Norfolk Magazine, June 2007
If, as everyone expects, it’s going to be another long, hot summer then a cool dip in your own pool seems very attractive. Though, no matter how much more sun we get, swimming pools can only be used for a relatively short time in this country.
However, if you opt for a pond and not a pool then you will have added a year-round asset to your home – and a very beautiful one at that – which you can also use for swimming. Another plus-point is that you can do so without damaging the environment.
A popular concept in Austria, France and Germany, swimming ponds were first introduced to this country in 2001, and, though still relatively new here, last year a Norfolk landscape designer took the plunge and set up his own company, The Swimming Pond Company.
Now there’s nothing that demonstrates your belief in your product than having one on your own doorstep. Rounding the corner of Paul Mercer’s home, I catch my first glimpse of the swimming pond and I simply fall in love with it. That’s the case, even though some of the plants aren’t at their best so early on in the season, as Paul explains.
The swimming pond looks magnificent to me – a beautiful oval of water gently stirred by a small fountain cascade set in a an oasis of greenery with a further stretch of water beyond that. Perfect.
By now, we’re standing on the decking from where you can access the pond for swimming – it shelves to a depth of around 2 metres (“great for diving in,”says Paul) – and the overall effect is so visually appealing, I can’t think why anyone would choose a conventional swimming pool when you can have a swimming pond like this.
“They are also known as “natural swimming pools” and that’s what they are – environmentally-friendly, attractive to wildlife and they blend into the landscape,” Paul tells me.
“Can you imagine what a rectangle of blue would be like here?” he asks as he directs my gaze to the wide expanse of open countryside beyond his own large garden.
I have to admit it would be a real blot on the landscape, while the swimming pond serves only to enhance what is a lovely view.
Appearance and concerns for the environment apart, a swimming pond is also a very practical consideration as there are no chemicals involved so regular checks and maintenance are unnecessary; it doesn’t have to be covered to stop rainwater getting in; it can be left for long periods if you go away; and the running costs are minimal.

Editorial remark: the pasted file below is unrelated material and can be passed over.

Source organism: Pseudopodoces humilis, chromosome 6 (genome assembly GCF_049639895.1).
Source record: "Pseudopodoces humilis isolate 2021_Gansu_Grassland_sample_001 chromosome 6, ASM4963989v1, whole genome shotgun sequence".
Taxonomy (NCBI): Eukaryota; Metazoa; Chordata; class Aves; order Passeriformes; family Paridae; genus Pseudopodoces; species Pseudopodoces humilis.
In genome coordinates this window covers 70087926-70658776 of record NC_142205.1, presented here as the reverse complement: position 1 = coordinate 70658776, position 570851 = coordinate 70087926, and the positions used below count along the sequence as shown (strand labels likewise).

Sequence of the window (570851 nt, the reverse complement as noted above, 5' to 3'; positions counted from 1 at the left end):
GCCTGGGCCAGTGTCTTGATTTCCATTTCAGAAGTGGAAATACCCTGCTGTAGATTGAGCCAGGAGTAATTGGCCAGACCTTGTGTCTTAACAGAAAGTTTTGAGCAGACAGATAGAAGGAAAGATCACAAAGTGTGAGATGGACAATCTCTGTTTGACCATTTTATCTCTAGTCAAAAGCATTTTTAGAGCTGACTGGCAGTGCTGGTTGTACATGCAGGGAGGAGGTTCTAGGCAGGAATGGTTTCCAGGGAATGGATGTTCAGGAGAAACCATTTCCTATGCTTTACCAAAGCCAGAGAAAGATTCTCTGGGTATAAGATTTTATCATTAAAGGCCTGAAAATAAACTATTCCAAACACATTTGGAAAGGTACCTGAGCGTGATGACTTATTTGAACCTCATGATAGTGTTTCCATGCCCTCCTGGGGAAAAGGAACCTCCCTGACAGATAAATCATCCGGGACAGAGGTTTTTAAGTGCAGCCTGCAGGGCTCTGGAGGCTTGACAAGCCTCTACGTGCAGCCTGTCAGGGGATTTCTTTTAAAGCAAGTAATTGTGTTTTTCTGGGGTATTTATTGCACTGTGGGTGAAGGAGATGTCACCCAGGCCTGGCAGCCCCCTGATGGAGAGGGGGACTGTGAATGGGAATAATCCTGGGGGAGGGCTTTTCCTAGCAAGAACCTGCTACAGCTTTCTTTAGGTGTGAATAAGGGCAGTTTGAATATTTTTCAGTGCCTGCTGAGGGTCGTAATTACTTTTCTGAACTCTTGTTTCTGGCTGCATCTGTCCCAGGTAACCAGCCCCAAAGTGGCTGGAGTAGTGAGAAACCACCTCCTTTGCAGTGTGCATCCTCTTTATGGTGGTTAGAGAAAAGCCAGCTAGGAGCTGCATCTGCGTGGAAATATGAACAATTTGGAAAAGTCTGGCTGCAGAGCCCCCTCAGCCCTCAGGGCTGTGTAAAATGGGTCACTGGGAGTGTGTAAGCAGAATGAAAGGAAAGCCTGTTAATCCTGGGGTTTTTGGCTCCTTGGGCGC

So how does it work? As I understand it, it is separated into two zones: a swimming zone and a regeneration zone, and the plants in this latter zone act as a living filtration system, absorbing nutrients to clear and purify the water and maintain a natural swimming environment.
As we walk around the pond, Paul points out that the plants grow in a fine gravel sub-strata so that they can draw their nutrients directly from the water. The gravel also acts as a filter in that water is drawn down through it via a series of 100mm perforated pipes by a suction pump and then returned, clean, into the swimming zone. Initially, I thought the small cascade was just to add the finishing touch of the sound of trickling water; not so, it”s all part of the way the swimming pond works. By now I think I understand it, but Paul is only too ready to explain the concept and show around those who may be interested in having their own swimming pond.
“I first read about swimming ponds in one of the Sunday newspaper supplements and thought they were a fantastic idea,” he enthuses. “So when we were looking to create a pond at our own house, I looked into them and decided to launch my own company. We were converting a barn at the time; we moved in at the end of 2004, and in the spring of 2006 we started work on the swimming pond.”
“I knew it would be perfect for us and good to have to show prospective clients.”
“We’ve now had a full summer using it, even taking a dip in mid-October, though that was a little fresh. And, of course, we can sit out here and enjoy it all year round,” he adds.
Though it is early days yet, The Swimming Pond Company has already installed a swimming pond at the home of top garden designer, Tom Hoblyn, who naturally wanted something to blend into the landscape.
“We’re really pleased with the way our swimming pond looks – and it”ll continue to get better and better as the plants become more established,” says Paul, whose home is at Bressingham.
“We try to use as many native plants as possible, so we have a lot of yellow flag irises and marsh marigolds but we discuss plant selection with the client.”
Although Paul’s swimming pond is 180m2, it isn’t vital to have one so large, though 50m2 is about the minimum size that will work. Paul says: “Costs vary according to size and location and are generally higher than those of a conventional swimming pool, but as a general guide start around £300 per square metre.”
Swimming ponds can be any shape, and first thing Paul does is a site survey to check whether it is possible to build a swimming pond within the garden. “It’s all down to the client – no two swimming ponds are alike – and when I see the garden, I can explain what’s possible and we can go through various concepts together. Then I draw up a presentation plan for the approval of the client. Projects generally take around six weeks to complete and can take place at any time of year. A friend of mine who owns a garden and landscape construction company with over 20 years experience in building ponds and lakes carries out the installations.
I mean, look at this, it looks as though it’s always been here – and it’s wonderful to be able to swim surrounded by nature,”he says, pointing at his own swimming pond.
Once people have seen it, I’m convinced that they’ll fall in love with it, just as I did.